|Christmas comes early with a mini hamper containing Itha's traditional pudding + a brandy butterscotch dessert sauce.|
Last week I received a complimentary treat in the mail, a little gift box containing a traditional Christmas plum pudding, and a bottle of brandy butterscotch sauce by Itha's Puddings & Gourmet Foods.
Truth be told, Itha Sanders, founder of Itha's Puddings, is a marketer's dream. An 80-year-old grandmother who has been hand-making her gourmet Christmas puddings for over 50 years (but only started selling them in 2010), using a traditional "cooked in the cloth" recipe inherited from her grandmother. How wonderfully old-school can you get?
This is what the pudding exterior looks like, with a dark, glistening pudding skin.
|Itha's pudding, after unwrapping.|
And this is how the pudding interior looks like - rich, moist, and heavy with fruit.
|Cross-section of Itha's pudding.|
In short, this is a quality pudding I could happily eat at home, or bring to a Christmas party. The only main downside has to do with dietary needs or preferences. The pudding and the dessert sauce I received are not preservative-free, and the sauce is also not vegetarian or vegan-friendly due to the presence of gelatine. If you can get past that, though, Itha's products are worth trying. I've tried the pudding both hot and cold, and enjoyed it both ways - it just really depends on the weather, and what I feel like at the time. The brandy butterscotch was beautifully smooth and luxurious, too. Together, they make a decadent combination. It's also a very sweet treat, as expected, so personally I enjoy my slice with a herbal tea to balance things out a bit. Yes, I know the usual pairing is to have Christmas pudding with ports and liqueurs, but I guess I'm a tame one.
|A slice of traditional pudding with brandy butterscotch sauce.|
But, wait, there's more! Here's a wine spritzer recipe which does happen to work nicely with port wines, and also, potentially, other reds, especially in the form of dessert wines or fortified wines. Going the spritzer route means that it's lighter, being diluted with soda; and cooler, with the addition of ice cubes. It's a hot Christmas and New Year's in Australia, so a cold, sparkling drink can be very welcome, indeed.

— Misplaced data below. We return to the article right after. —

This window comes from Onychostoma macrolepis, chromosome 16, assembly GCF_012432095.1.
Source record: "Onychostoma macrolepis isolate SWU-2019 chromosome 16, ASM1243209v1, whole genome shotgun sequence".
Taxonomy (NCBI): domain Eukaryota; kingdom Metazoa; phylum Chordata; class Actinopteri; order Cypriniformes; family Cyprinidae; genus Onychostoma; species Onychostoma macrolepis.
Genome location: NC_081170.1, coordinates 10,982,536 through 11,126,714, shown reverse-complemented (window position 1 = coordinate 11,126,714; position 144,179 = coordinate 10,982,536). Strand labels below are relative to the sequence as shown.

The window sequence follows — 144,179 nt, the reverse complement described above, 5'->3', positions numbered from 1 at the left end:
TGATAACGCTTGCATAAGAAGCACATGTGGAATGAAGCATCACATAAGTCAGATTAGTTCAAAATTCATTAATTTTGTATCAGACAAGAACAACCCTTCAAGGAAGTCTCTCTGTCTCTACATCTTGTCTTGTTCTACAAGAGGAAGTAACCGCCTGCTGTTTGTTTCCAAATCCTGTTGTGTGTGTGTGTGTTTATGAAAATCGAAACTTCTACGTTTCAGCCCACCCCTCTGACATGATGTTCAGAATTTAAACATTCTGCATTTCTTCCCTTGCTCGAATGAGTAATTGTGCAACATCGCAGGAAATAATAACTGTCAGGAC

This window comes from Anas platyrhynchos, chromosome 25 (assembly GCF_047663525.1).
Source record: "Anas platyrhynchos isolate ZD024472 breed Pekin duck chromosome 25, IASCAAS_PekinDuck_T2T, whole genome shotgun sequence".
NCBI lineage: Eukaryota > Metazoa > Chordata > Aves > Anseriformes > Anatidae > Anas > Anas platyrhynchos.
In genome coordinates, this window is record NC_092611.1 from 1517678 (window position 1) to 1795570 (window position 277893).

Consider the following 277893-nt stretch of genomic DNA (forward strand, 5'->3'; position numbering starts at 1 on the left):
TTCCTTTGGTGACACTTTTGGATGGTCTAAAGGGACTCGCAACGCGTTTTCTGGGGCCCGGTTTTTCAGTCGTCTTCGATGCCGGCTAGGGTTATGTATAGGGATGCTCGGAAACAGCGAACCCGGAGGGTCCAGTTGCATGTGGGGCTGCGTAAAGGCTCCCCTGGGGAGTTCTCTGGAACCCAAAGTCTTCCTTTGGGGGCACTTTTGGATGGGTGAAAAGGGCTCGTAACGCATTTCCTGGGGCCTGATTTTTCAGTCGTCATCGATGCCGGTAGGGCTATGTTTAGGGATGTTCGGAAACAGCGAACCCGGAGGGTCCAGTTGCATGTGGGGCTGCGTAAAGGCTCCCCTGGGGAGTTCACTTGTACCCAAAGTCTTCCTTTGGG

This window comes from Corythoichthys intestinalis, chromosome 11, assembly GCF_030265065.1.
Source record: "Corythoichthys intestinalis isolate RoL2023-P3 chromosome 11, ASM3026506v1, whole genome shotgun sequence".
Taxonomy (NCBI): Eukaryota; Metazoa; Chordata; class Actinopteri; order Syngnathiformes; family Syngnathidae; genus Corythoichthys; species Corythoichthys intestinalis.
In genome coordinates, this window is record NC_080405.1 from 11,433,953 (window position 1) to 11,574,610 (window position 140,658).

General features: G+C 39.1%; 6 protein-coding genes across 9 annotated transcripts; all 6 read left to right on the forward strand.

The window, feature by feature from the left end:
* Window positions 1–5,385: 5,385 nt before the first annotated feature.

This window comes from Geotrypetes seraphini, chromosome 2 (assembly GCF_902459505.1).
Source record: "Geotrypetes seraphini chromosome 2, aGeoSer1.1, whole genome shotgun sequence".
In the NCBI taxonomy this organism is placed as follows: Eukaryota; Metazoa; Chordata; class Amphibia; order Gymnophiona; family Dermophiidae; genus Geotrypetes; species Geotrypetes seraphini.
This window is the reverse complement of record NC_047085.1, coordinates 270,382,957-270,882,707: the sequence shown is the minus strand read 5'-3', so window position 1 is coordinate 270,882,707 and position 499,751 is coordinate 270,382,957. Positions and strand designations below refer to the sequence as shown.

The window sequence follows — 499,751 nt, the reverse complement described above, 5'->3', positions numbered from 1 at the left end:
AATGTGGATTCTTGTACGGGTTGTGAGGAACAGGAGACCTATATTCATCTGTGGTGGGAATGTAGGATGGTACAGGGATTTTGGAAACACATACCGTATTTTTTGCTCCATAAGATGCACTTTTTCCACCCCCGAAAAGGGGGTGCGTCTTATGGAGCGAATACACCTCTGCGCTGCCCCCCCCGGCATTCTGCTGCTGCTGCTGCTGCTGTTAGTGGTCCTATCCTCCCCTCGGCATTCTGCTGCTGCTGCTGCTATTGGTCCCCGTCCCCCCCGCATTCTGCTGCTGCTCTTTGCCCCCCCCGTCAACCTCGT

I created this recipe because a while ago, Simon bought a bottle of tawny port which was, quite frankly, rather unimpressive. I even remember asking him to re-consider the purchase at the time, because I had a feeling it wasn't going to be good, but did he listen? NO. So now we have this wine that neither of us really want to drink, with the choice to either bin it... or re-purpose it.
I chose to take on the challenge of giving it a new lease of life, and this cranberry port spritzer was born. If you, too, have a similarly regrettable purchase, this recipe may just rescue it. No guarantees, but it did make our wine more drinkable, and even enjoyable.
cranberry port wine spritzer
(makes 1 serve)
1/3 cup port wine (or other red wine, especially one that is a fortified wine or dessert wine)
1/3 cup cranberry juice drink
1/3 cup soda water / sparkling mineral water / carbonated water
3 ice cubes
Pour port wine, cranberry juice and then soda water into a glass. Top with ice cubes. You may adjust the ratio of the different liquids according to your taste. If you're feeling fancy, quickly bruise some fresh mint or basil leaves by pressing, rubbing and pinching them between your fingers, then add them to the mix as well.
Note: This can be a vegetarian/vegan recipe, but you'll have to use a vegetarian/vegan wine - many wines are clarified using animal products.